• 1972 Title IX in prohibits gender-based discrimination in US federally-funded educational programs and activities. 

  • 1972 The US Senate approves addition of the Equal Rights Amendment to the Constitution. (The states have not yet ratified it.) 

  • 1973 Roe vs. Wade legalizes abortion in all US states and territories. 

  • 1974-1980 The Combahee River Women’s Collective calls out the interconnectedness of sexism, racism, and homophobia, and demands change in mainstream feminism and civil rights movement. 

  • 1975 Icelandic Women’s Strike held to protest inequality in the workplace and the home. 90% of women participate, and 15 years later Iceland elects a woman president. 

  • 1989 Kimberlé Crenshaw defines the concept of intersectionality and ushers in third-wave feminism

  • 1993 Women allowed to wear pants on the floor of the US Senate. 

  • 2006 Tarana Burke begins #MeToo movement. 

  • 2016 Hillary Rodham Clinton receives the majority of votes in the US presidential election. 

  • 2017 An estimated 5 million people attend Women’s Marches globally. #MeToo goes viral. 

  • 2017 Oregon becomes first state to include non-binary gender category on IDs. 

  • 2020-2022 US elects first female Vice President Kamala Harris and first trans State Senator, Sarah McBride; Ketanji Brown Jackson becomes first Black woman confirmed to  Supreme Court. 

  • 2022  

  • Roe v. Wade is overturned, eviscerating federal protection of reproductive rights in the United States. 

  • Globally, 65 countries have legalized abortions, four in the last year. 

  • Globally, 86 women have been elected president or prime minister to date… 

Further Resources for Dendrofemonology


Explore the stories featured in Dendrofemonology or tied to events highlighted in the art work. 



Learn more about women’s history in the U.S., including the four waves of feminism series. 


Lesson Plans 

You can explore the people, ideas, and events that inspired Dendrofemonology in your classroom! 



Watch presentations on important moments in U.S. history that connect to the people, ideas, and events featured in the art work.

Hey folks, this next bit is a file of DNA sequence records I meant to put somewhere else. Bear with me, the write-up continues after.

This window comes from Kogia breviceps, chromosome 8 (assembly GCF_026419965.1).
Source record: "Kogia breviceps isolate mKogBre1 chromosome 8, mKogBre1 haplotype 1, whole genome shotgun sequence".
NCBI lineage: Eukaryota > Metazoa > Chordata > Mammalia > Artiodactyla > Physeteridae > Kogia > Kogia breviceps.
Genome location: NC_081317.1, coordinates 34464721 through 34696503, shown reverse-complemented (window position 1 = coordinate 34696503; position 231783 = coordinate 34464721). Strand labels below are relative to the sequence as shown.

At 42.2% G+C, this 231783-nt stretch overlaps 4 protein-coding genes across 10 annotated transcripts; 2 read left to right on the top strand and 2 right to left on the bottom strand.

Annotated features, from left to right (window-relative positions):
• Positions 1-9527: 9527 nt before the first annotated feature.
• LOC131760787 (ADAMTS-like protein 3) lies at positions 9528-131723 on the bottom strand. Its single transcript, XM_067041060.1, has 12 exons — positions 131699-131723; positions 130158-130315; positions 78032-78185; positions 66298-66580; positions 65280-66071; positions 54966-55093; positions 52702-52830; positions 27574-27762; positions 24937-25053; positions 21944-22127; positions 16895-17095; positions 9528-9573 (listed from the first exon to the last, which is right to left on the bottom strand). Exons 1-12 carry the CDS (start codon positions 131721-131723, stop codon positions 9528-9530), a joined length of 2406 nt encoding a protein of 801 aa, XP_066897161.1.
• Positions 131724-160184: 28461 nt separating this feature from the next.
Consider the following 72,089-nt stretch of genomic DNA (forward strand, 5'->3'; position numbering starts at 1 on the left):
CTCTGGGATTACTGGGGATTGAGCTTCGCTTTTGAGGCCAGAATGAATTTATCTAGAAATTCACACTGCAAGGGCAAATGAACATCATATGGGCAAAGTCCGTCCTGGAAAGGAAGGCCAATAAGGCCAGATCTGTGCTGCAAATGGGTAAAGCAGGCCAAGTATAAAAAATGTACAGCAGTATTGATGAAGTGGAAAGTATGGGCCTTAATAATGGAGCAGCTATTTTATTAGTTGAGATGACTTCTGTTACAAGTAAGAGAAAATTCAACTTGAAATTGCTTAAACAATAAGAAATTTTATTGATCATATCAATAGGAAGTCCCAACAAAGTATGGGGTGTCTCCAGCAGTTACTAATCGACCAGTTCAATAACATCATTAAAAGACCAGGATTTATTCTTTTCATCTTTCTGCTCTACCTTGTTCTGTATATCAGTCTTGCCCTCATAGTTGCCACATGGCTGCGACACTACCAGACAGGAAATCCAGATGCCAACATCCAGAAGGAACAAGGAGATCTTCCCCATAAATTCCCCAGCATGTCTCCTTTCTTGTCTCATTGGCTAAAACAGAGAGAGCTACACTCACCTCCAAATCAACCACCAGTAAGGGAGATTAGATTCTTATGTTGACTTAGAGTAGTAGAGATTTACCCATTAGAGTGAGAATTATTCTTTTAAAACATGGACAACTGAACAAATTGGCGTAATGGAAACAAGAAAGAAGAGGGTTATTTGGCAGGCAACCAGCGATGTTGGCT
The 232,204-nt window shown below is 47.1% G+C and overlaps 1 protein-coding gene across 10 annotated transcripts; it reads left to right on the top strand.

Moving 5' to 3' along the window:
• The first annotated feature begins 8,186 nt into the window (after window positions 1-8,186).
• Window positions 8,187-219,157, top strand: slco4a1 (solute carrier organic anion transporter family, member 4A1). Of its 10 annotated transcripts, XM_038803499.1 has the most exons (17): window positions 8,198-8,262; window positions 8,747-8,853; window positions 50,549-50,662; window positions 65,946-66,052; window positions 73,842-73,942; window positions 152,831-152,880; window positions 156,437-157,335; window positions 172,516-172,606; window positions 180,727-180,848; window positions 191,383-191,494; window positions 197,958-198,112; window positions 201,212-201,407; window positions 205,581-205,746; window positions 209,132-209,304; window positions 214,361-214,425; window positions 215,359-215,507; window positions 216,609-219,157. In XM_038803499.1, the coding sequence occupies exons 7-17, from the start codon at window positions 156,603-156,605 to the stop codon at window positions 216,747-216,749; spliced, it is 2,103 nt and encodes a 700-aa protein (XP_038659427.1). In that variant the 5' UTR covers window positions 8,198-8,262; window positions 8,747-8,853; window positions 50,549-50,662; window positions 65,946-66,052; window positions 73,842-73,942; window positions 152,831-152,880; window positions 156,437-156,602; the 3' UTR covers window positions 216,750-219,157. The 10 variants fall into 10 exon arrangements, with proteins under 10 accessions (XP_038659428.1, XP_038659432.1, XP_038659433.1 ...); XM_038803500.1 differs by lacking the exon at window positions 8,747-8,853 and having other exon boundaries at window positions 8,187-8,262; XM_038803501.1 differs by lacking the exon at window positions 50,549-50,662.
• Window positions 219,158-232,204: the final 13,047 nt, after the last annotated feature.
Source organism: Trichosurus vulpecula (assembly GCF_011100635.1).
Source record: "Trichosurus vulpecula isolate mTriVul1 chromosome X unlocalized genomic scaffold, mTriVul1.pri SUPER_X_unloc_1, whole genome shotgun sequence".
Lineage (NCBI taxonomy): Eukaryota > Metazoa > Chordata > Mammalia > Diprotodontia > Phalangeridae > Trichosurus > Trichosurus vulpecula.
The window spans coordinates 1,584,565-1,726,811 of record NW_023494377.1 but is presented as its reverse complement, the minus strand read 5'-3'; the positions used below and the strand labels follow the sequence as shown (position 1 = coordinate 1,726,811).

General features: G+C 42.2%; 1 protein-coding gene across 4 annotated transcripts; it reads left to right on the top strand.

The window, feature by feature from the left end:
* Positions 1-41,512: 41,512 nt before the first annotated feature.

Further Reading 

Follow up on the historical events and figures that inspired Dendrofemonology.  


“I have always been fascinated by the tree ring timelines at the entrance of the National Parks, but felt like they usually tell colonial/patriarchal stories. I wanted to reimagine what it would like if they recounted women’s history and the struggle for equality. We always say history is written by the victors. Perhaps when that same story is written from a different perspective, a better present and future will emerge.”
Tiffany Shlain

About Tiffany Shlain

Honored by Newsweek as one of the "Women Shaping the 21st Century," Tiffany Shlain is an artist, activist, Emmy-nominated filmmaker, national bestselling author, and the founder of the Webby Awards. Working across film, art, and performance, Shlain's work explores the intersection of feminism, philosophy, technology, neuroscience, and nature. The Museum of Modern Art in New York premiered her one-woman spoken cinema show, Dear Human.  Her recent art exhibition, Human Nature, was presented by the National Women’s History Museum and one of the sculptures from that show DENDROFEMONOLOGY, a feminist history tree ring, is set to be displayed on the National Mall in DC this fall. Her awards and distinctions include selection by the Albert Einstein Foundation for their Genius100 list, the Neil Postman Award for Career Achievement in Intellectual Activity, and inclusion in NPR’s list of best commencement speeches. Shlain is known for her dynamic cinematic talk experiences and performs internationally. Her films have had multiple premieres at the Sundance Film Festival, received over 60 awards.and have been shown at US Embassies around the world to represent America. Her book, 24/6: Giving up Screens One Day a Week to Get More Time, Creativity, and Connection, received the Marshall McLuhan Outstanding Book Award. Shlain next exhibition is part of the Getty Museum's Pacific Standard Time: Art & Science Collide art event with Ken Goldberg at the Skirball Cultural Center in Los Angeles set for Oct 2024.  Follow Tiffany at @tiffanyshlain.